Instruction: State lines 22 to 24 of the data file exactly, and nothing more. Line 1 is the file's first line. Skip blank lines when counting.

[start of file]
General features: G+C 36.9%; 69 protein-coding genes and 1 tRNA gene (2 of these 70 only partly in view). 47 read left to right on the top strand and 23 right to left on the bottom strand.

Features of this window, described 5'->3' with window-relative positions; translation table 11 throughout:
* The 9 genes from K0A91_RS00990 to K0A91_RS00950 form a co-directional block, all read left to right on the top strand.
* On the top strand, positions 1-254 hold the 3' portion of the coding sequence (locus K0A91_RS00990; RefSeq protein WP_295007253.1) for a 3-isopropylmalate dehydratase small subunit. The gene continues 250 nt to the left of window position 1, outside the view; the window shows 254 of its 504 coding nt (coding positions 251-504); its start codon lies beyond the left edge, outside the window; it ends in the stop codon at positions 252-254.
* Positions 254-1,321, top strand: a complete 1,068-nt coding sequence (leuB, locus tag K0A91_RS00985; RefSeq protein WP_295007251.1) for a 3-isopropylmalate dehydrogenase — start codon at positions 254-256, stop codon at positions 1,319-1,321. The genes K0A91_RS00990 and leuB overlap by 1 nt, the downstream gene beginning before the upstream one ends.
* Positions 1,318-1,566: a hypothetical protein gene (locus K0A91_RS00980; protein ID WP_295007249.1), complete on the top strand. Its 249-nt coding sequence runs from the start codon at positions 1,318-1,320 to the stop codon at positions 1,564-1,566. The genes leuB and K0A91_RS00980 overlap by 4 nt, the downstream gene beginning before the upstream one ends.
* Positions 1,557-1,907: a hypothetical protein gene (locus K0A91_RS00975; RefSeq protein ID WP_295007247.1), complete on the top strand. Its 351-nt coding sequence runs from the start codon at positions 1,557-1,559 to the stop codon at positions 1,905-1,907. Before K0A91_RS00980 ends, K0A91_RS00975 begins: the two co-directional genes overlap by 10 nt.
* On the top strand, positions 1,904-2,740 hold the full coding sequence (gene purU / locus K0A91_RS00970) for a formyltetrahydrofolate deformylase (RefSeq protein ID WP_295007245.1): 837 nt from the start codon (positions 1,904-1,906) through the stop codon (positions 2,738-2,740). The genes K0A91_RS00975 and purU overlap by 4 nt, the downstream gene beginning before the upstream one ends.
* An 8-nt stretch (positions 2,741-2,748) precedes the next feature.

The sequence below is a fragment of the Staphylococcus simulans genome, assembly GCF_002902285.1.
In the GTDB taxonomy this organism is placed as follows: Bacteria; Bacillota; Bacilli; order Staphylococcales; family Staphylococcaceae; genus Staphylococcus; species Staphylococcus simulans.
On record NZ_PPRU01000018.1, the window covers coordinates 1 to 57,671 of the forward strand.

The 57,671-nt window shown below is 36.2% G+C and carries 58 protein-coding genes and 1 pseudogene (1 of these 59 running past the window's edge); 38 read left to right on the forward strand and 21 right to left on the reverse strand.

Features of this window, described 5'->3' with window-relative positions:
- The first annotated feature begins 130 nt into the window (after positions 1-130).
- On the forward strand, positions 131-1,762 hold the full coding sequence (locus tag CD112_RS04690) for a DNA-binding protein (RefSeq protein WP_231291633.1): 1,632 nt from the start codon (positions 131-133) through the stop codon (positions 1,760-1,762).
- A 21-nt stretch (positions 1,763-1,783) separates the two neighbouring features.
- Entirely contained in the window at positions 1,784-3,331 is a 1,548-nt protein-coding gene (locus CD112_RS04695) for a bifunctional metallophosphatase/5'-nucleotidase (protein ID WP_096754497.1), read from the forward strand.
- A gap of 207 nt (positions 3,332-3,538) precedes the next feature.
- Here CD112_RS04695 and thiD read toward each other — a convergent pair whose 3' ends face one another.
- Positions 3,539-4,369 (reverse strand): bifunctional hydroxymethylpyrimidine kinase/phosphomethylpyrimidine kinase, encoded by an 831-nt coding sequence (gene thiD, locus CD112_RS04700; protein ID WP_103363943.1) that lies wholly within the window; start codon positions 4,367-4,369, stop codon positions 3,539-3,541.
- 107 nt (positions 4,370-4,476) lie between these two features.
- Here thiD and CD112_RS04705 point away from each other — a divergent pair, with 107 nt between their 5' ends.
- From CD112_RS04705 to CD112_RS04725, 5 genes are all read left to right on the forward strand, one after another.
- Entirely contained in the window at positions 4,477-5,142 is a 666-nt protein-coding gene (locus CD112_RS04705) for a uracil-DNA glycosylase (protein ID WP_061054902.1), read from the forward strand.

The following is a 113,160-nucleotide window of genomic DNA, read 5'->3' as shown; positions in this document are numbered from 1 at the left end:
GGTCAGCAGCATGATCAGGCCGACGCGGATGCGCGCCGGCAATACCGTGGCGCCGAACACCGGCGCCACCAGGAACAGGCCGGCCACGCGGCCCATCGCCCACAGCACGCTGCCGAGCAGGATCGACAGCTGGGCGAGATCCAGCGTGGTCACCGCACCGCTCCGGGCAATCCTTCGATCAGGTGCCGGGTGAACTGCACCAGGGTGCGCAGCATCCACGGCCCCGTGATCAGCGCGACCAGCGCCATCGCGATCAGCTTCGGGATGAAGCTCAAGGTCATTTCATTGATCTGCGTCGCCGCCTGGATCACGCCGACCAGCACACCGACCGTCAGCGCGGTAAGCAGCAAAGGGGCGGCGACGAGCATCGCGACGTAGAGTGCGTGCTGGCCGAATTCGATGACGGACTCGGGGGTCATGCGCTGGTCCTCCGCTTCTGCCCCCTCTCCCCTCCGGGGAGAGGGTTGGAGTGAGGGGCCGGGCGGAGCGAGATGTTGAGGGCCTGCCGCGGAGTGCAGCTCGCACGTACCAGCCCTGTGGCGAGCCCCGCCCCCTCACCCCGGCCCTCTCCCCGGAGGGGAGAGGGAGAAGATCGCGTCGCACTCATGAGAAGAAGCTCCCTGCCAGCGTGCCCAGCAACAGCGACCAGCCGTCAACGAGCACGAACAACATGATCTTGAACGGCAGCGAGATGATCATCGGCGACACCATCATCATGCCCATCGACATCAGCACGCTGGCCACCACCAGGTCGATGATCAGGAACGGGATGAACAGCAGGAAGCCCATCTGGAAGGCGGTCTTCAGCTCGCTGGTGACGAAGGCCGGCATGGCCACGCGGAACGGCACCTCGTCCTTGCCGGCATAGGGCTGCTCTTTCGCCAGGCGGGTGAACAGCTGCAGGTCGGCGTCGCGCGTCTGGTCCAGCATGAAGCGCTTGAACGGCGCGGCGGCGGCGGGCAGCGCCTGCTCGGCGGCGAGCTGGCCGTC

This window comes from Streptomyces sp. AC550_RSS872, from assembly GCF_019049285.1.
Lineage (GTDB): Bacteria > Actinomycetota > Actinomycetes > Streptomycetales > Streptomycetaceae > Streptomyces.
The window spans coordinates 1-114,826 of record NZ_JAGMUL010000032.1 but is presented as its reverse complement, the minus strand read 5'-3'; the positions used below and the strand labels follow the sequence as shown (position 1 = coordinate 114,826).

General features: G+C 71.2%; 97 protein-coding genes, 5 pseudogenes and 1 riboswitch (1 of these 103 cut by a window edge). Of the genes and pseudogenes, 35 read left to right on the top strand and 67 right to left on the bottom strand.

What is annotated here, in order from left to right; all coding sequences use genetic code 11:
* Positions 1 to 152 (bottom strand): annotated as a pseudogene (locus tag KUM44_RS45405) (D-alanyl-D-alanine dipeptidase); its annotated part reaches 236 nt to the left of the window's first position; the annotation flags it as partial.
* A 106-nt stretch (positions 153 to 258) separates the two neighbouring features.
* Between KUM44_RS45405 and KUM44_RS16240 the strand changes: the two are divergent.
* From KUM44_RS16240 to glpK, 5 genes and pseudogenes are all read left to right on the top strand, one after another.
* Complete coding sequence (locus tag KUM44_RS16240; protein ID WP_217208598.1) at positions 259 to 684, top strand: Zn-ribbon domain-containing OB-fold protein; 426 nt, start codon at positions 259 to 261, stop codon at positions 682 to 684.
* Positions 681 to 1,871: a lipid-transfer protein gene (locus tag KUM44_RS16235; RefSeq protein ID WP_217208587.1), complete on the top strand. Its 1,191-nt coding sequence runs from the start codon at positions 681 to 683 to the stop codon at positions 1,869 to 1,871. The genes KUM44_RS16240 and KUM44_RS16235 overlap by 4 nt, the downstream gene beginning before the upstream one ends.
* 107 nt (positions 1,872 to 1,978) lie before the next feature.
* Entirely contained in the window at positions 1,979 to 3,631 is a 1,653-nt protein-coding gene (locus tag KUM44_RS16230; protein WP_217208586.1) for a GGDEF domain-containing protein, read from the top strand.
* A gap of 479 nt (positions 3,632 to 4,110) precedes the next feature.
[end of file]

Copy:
- 107 nt (positions 4,370-4,476) lie between these two features.
- Here thiD and CD112_RS04705 point away from each other — a divergent pair, with 107 nt between their 5' ends.
- From CD112_RS04705 to CD112_RS04725, 5 genes are all read left to right on the forward strand, one after another.